Mix to Blend... ?

Discussion in 'Microphones (live or studio)' started by Danielle, Jan 16, 2005.

  1. Danielle

    Danielle Guest

    Hello, first I just like to say y'all have been such a great resource of knowledge for someone starting out in an adventurous quest to learn concert/acoustic recording.

    As I'm moving toward the next phase of recording, "mixing", I have encountered two problems that desparately need advice from y'all great minds:

    1) I am mixing a Jazz band I recently recorded, and after listening on a home stereo system, I noticed a huge difference in the sound quality and balance of each instrument. In the studio the mix sounded alright, but on the home stereo, nothing blended! It was like each instrument was in its own little world. I'm grateful for any suggestion and advice I can get to try to correct this problem. (BTW, the instruments are drums, acoustic bass, piano, and sax.)

    2) For a piece of vocal music that was meant to be recorded in a concert hall, but unfortunately I only had access to a studio. The recording was done in studio with piano and sax. Is there a way to make the singer sound like in a hall but still blend well with piano & sax??

    Thanks to all!

    Peace & Prosperity,

  2. Simmosonic

    Simmosonic Active Member

    Jan 13, 2005
    Q. What does that tell you?

    A. One of those systems is not telling you the truth...

    Play some similar music, that has been professionally recorded/mixed/mastered/neutered/whatevered on both systems, and try to figure out which one is fibbing the most.

    If it's your studio monitors, you'll need to address that before you can go any further with anything.

    This is only a suggestion, because I have no idea of how strong the studio room sound is on your recording. Find a nice, appropriate concert hall reverb (there are plenty of impulses to choose from) that suits the voice and the song. Send the voice into it at an appropriate amount. Then, send just a smidge of the other sounds into it as well. Play with the balance. You may find that putting less of the voice and more of the other instruments creates a more realistic effect, with the instruments appearing behind and wetter than the voice. The basic idea is to use the reverb to 'glue' the sounds together, in a similar way that air does in reality.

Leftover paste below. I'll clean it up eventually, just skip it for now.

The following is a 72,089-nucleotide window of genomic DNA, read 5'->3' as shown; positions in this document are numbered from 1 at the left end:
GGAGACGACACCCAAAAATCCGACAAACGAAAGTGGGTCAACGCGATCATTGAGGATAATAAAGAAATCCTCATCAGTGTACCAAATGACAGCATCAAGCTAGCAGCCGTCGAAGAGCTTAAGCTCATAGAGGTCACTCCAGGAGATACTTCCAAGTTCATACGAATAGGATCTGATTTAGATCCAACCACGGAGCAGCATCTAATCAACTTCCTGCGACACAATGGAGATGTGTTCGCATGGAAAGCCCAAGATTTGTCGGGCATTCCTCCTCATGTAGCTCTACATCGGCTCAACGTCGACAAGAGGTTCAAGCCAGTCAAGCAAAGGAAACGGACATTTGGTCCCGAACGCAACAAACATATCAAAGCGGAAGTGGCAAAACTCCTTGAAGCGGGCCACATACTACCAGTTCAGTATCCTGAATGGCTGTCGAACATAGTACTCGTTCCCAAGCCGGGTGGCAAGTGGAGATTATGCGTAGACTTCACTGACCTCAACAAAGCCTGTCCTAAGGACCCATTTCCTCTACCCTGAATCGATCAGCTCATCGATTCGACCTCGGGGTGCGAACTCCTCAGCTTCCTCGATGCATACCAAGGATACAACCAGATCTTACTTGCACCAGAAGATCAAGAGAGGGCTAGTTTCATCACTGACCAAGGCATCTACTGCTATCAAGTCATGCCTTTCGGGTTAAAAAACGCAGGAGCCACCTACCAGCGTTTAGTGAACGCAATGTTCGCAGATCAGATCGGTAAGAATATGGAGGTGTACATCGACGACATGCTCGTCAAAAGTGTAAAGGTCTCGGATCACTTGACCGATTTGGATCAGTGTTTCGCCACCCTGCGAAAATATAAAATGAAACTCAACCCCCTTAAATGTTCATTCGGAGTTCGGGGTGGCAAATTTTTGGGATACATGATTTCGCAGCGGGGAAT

For a guide as to how much reverb to use, take a listen to some professionally recorded examples of similar music, and try to emulate it.

    The following ideas are for experimentation only, sometimes they work, sometimes they don't. If you're really feeling adventurous, try using a longer pre-delay into the reverb for the voice relative to the instruments. That might help to sit the instruments back further in the mix, behind the voice. If you close miked the instruments, you may even try slipping them all in time behind the voice by a very small amount, like, 3ms or so. That might create the impression that they are further away than the voice, just as they might be in a concert hall situation (from a microphone or listener's point of view). Although, sometimes the vocalist stands in the crook of the piano, so no major time difference there at all. No promises here, I'm afraid, so keep the 'undo' button nearby at all times!

    Only suggestions...

    - Greg Simmons
  3. JoeH

    JoeH Well-Known Member

    Jun 22, 2004
    Philadelphia, PA/ Greenville, DE
    Home Page:
    Good points on the room sims/reverbs, Greg. That'll help for sure.

    This is, was and always will be a good topic and something for everyone who mixes to keep in mind: What are your speakers telling you, and how well will any given mix translate to any OTHER given speaker? The trick is to know what you're hearing in the space you're hearing, and WHY it sounds that way.